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deservedly enjoyed the esteem and good opinion of many persons as such teacher as aforesaid and in his last profession.
Yet the said defendants, well knowing the premises, but contriving and maliciously intending to injure the plaintiff, and bring him into public Scandal and disgrace, heretofore, to wit, on the 18th day of February, 1893, at the county aforesaid, falsely and maliciously did compose and publish, and cause to be composed and published, of and concerning him, the said plaintiff, a certain false, scandalous, and malicious libel, containing the false, scandalous, and malicious matters following of and concerning the said plaintiff, that is to say:
'Devils. [Meaning thereby said plaintiff and others.]
'Hanging is Too Good for Them. [Meaning thereby said plaintiff and others.] Worse than Brutes. [Meaning thereby said plaintiff and others.] Gignac run out of Lake Linden.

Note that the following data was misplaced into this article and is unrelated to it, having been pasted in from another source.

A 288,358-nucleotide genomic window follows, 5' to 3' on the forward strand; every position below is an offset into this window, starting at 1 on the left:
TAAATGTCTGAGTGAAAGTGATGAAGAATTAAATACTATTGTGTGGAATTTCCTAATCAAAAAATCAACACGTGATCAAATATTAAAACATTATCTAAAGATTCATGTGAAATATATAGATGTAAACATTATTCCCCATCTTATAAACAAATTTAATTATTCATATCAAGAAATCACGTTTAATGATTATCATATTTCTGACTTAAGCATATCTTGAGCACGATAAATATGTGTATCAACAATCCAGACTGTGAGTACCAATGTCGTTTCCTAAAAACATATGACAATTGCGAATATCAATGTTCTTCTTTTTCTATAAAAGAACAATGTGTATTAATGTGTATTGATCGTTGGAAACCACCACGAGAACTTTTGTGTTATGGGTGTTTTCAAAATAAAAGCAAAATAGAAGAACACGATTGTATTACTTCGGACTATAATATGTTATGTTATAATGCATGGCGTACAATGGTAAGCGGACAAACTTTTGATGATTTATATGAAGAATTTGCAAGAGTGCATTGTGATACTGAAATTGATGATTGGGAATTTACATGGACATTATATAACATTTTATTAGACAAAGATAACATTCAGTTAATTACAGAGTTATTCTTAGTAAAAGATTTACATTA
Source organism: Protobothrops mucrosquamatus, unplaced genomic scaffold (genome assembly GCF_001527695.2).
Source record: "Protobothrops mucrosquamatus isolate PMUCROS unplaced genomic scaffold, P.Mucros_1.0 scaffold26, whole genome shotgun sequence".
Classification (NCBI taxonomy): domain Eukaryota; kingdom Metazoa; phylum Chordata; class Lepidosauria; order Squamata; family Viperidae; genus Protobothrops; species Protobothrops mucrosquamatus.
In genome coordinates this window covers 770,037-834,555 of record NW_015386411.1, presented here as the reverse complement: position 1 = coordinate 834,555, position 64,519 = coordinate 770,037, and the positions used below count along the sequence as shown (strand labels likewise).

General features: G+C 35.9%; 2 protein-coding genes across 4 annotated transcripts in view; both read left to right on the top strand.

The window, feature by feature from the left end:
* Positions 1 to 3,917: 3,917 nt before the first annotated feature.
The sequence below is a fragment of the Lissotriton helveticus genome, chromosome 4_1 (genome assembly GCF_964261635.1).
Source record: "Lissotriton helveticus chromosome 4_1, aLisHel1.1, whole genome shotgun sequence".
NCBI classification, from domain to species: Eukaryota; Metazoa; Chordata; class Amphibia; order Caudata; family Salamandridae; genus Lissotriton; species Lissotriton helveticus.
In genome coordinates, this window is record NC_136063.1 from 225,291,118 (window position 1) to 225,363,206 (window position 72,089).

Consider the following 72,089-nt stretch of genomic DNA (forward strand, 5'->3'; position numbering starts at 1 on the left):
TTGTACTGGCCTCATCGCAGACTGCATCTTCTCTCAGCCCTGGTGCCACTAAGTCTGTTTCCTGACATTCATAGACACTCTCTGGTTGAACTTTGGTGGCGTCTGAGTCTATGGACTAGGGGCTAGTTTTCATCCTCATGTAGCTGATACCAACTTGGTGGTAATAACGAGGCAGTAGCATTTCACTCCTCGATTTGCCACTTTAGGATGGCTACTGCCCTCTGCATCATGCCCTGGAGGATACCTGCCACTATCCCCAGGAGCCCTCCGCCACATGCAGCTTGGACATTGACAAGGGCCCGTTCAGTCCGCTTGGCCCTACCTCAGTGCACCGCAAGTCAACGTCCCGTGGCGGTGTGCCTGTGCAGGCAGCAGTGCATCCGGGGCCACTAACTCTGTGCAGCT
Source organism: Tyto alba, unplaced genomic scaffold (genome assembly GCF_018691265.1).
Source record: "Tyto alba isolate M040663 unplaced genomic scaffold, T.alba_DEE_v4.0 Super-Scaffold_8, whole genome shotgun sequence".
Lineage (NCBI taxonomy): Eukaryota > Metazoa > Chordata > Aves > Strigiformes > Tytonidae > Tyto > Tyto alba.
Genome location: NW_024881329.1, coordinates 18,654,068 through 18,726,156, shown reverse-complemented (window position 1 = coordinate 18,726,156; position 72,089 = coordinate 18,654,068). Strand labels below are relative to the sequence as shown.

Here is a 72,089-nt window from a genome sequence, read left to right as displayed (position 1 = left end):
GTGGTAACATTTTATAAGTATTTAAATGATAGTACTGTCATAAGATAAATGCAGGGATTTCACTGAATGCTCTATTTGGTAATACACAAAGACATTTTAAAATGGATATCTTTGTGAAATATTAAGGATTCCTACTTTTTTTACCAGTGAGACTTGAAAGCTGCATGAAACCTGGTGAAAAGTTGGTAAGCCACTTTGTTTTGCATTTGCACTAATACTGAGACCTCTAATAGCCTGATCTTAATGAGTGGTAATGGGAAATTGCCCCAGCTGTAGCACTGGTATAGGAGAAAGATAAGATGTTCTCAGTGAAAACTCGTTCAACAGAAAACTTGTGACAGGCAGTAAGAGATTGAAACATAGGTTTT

'Two Lake Linden School Teachers Guilty of Horrible Crimes. [Meaning by said two Lake Linden school teachers the said plaintiff and others.] Over Thirty Children Outraged. Proofs and Particulars. ' ' ' From several Lake Linden parties came to the Conglomerate the pitiful cry, Come down and help us." And none of the wicked cities of history could recite a more revolting story of crime and bestiality. A Conglomerate reporter set to work on the case, and, besides confirming many rumors and obtaining absolute proof of them, unearthed facts still more revolting that had not been even whispered among those most deeply concerned. But a small part of the terrible story, because of its horrible filth, can be repeated in these columns, but proofs so certain and sure of the most damnable crimes are held in this office that, were they known by the general public, the perpetrators would not now be alive.